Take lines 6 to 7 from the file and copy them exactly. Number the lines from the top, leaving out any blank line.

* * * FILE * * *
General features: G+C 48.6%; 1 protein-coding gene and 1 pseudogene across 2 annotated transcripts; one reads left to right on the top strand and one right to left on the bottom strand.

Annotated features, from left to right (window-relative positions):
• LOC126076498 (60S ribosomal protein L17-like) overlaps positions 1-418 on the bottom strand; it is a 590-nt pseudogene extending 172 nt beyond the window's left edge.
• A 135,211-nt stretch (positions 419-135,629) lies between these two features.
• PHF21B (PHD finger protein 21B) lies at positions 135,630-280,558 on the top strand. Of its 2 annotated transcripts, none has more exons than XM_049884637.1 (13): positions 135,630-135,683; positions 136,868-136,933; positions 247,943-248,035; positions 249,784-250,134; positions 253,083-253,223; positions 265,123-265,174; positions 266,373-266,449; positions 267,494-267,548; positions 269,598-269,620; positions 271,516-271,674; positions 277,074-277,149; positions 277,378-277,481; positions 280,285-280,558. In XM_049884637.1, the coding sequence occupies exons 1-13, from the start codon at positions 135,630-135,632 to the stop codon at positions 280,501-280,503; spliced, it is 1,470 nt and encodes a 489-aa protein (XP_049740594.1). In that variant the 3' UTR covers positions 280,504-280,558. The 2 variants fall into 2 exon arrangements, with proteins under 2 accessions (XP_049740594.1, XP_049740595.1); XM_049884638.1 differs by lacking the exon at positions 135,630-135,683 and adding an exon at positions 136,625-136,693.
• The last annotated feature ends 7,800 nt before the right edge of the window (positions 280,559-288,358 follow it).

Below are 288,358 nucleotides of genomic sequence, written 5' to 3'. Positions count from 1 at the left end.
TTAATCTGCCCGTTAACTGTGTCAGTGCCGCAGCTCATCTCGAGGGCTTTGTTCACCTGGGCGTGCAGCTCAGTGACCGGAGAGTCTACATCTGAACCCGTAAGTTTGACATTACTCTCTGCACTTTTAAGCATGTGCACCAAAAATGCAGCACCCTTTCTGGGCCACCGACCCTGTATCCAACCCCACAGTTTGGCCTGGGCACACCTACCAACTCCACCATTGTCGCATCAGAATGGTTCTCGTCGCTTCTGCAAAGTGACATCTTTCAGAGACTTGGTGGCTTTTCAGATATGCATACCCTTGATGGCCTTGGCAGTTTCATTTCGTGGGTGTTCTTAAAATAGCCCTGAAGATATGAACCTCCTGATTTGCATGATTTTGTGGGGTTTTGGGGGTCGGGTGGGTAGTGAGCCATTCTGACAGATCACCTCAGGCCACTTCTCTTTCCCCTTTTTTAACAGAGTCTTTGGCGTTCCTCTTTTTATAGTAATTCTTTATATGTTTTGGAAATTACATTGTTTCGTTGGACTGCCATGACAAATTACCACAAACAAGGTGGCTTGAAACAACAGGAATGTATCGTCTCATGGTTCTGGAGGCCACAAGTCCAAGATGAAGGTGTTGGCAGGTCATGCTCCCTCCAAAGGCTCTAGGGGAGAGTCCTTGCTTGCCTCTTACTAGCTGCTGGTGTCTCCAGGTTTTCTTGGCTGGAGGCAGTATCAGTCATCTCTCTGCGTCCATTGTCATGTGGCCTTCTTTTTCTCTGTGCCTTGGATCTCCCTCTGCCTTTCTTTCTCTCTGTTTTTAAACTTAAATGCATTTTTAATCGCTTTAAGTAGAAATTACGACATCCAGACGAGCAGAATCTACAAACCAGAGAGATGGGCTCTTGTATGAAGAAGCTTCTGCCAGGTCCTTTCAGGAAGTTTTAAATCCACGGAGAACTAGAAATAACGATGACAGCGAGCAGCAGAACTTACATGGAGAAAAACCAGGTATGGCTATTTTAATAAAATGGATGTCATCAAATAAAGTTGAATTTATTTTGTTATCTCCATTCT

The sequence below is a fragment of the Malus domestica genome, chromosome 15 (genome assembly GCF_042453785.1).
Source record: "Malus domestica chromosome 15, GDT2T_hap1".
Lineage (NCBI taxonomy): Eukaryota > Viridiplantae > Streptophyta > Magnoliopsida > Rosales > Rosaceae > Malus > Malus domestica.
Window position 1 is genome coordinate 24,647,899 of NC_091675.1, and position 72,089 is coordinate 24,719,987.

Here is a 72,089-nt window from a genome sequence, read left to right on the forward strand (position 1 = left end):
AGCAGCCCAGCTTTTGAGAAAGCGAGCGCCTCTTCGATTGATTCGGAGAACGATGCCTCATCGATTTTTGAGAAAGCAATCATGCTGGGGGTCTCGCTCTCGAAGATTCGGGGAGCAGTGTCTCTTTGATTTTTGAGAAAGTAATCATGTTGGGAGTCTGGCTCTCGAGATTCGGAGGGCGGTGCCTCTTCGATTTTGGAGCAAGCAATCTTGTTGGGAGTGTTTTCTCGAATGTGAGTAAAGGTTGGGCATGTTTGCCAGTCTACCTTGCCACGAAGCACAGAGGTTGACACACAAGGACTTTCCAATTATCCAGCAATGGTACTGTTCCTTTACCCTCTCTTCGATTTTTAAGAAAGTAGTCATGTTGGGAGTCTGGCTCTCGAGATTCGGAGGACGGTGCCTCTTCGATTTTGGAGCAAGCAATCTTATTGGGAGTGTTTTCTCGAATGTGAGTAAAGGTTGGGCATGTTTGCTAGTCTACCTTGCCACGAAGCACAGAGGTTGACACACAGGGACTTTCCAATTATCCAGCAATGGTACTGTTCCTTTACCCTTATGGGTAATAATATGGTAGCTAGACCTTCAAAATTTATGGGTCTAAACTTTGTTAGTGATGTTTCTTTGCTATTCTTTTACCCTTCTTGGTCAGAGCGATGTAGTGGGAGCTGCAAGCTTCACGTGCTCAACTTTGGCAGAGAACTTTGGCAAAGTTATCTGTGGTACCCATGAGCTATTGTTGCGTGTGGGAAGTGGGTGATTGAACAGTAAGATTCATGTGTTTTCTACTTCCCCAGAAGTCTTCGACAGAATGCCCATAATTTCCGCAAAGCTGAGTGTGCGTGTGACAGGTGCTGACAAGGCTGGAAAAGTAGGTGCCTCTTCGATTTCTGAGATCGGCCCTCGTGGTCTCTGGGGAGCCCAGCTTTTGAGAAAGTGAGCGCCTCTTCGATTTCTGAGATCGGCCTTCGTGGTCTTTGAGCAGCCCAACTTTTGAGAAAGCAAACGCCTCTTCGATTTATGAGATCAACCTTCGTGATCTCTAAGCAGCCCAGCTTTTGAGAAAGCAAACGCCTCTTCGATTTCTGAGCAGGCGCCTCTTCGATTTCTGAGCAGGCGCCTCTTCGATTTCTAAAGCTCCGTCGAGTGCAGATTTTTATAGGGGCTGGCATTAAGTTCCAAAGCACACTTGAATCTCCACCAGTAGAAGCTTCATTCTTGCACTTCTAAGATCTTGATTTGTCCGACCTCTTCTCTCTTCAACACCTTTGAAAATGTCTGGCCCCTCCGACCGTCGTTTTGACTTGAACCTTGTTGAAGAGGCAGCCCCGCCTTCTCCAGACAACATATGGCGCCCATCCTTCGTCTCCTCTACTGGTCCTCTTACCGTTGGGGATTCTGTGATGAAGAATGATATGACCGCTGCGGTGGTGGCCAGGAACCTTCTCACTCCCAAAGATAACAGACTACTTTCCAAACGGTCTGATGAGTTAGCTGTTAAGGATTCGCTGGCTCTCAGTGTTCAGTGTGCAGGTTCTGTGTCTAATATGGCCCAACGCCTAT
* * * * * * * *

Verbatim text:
• The last annotated feature ends 7,800 nt before the right edge of the window (positions 280,559-288,358 follow it).

Below are 288,358 nucleotides of genomic sequence, written 5' to 3'. Positions count from 1 at the left end.